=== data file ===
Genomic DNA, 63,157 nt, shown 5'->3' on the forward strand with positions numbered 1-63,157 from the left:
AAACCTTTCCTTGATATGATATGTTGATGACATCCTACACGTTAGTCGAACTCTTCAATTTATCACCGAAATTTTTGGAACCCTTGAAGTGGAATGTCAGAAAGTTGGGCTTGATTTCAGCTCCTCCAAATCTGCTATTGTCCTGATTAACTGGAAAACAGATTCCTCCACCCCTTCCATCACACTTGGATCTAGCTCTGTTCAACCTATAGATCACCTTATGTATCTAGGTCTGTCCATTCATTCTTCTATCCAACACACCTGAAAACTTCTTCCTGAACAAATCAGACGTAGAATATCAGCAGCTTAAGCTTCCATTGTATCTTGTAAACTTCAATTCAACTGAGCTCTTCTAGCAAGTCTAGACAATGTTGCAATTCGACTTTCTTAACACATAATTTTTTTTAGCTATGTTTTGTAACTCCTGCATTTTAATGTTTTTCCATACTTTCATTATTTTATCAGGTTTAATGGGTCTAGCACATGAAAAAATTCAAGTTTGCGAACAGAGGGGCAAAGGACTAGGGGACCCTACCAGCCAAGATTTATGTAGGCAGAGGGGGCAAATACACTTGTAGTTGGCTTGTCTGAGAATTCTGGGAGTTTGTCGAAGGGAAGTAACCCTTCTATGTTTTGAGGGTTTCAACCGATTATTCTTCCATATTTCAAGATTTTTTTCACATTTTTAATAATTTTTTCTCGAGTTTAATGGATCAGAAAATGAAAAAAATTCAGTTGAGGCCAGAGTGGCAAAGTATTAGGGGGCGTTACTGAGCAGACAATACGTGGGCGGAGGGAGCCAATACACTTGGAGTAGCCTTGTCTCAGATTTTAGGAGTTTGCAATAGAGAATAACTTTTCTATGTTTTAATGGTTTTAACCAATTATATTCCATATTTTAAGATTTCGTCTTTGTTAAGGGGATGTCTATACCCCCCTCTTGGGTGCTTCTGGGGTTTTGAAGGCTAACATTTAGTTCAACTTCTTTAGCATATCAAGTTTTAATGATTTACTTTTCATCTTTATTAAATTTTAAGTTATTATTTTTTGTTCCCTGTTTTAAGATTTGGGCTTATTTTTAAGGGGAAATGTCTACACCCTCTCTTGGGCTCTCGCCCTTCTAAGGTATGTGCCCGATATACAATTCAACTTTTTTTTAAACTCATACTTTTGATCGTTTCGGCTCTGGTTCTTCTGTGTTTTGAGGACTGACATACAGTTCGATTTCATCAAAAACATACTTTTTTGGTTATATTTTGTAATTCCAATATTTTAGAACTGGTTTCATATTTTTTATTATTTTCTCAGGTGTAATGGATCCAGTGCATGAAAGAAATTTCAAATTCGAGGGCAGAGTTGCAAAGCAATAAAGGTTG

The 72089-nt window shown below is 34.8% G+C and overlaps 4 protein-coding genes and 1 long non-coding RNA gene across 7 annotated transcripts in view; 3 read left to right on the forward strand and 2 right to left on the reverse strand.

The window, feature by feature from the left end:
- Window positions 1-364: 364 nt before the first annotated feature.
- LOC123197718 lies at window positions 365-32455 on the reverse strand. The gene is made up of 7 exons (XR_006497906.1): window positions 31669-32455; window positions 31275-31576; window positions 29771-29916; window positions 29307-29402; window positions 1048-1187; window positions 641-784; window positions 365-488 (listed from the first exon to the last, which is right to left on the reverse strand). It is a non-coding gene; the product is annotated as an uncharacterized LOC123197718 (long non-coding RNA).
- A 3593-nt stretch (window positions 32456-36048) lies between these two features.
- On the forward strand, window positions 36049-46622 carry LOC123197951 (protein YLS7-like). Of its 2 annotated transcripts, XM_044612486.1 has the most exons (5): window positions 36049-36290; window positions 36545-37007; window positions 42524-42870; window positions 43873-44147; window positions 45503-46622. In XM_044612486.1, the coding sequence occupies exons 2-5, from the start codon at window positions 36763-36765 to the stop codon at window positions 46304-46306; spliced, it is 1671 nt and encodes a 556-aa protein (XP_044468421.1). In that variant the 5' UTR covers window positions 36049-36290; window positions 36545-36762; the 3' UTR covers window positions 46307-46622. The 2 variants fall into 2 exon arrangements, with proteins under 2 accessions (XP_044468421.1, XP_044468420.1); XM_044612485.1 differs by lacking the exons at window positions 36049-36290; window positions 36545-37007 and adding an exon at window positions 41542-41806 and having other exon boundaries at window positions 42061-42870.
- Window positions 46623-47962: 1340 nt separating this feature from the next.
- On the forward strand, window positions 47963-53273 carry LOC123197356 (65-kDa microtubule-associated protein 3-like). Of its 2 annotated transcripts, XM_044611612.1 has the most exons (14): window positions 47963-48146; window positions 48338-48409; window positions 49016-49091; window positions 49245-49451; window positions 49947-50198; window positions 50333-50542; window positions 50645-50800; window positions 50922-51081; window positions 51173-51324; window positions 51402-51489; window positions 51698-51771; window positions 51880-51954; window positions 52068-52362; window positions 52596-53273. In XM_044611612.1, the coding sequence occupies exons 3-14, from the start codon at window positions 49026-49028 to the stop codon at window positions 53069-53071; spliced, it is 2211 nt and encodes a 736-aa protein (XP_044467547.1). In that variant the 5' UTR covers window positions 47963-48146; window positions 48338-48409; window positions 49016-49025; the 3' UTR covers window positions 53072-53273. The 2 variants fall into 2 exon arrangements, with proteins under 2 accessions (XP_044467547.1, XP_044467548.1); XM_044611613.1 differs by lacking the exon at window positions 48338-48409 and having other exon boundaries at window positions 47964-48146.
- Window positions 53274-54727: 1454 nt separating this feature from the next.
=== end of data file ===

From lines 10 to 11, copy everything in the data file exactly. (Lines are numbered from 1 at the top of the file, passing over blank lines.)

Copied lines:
- On the forward strand, window positions 47963-53273 carry LOC123197356 (65-kDa microtubule-associated protein 3-like). Of its 2 annotated transcripts, XM_044611612.1 has the most exons (14): window positions 47963-48146; window positions 48338-48409; window positions 49016-49091; window positions 49245-49451; window positions 49947-50198; window positions 50333-50542; window positions 50645-50800; window positions 50922-51081; window positions 51173-51324; window positions 51402-51489; window positions 51698-51771; window positions 51880-51954; window positions 52068-52362; window positions 52596-53273. In XM_044611612.1, the coding sequence occupies exons 3-14, from the start codon at window positions 49026-49028 to the stop codon at window positions 53069-53071; spliced, it is 2211 nt and encodes a 736-aa protein (XP_044467547.1). In that variant the 5' UTR covers window positions 47963-48146; window positions 48338-48409; window positions 49016-49025; the 3' UTR covers window positions 53072-53273. The 2 variants fall into 2 exon arrangements, with proteins under 2 accessions (XP_044467547.1, XP_044467548.1); XM_044611613.1 differs by lacking the exon at window positions 48338-48409 and having other exon boundaries at window positions 47964-48146.
- Window positions 53274-54727: 1454 nt separating this feature from the next.